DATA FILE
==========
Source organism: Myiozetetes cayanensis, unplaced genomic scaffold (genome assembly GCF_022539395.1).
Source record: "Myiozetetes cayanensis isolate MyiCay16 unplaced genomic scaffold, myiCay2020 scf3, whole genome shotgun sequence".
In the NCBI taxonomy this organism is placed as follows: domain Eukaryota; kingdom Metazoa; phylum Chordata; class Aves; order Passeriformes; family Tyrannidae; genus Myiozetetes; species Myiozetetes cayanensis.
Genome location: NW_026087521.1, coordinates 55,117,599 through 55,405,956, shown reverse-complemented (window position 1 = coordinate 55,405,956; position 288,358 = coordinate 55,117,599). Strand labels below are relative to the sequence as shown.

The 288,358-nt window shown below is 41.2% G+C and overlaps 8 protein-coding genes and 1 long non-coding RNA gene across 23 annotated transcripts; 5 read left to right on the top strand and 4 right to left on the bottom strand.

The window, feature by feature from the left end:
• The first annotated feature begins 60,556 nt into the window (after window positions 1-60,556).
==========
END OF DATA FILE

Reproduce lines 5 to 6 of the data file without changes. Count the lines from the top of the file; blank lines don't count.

The 288,358-nt window shown below is 41.2% G+C and overlaps 8 protein-coding genes and 1 long non-coding RNA gene across 23 annotated transcripts; 5 read left to right on the top strand and 4 right to left on the bottom strand.

The window, feature by feature from the left end: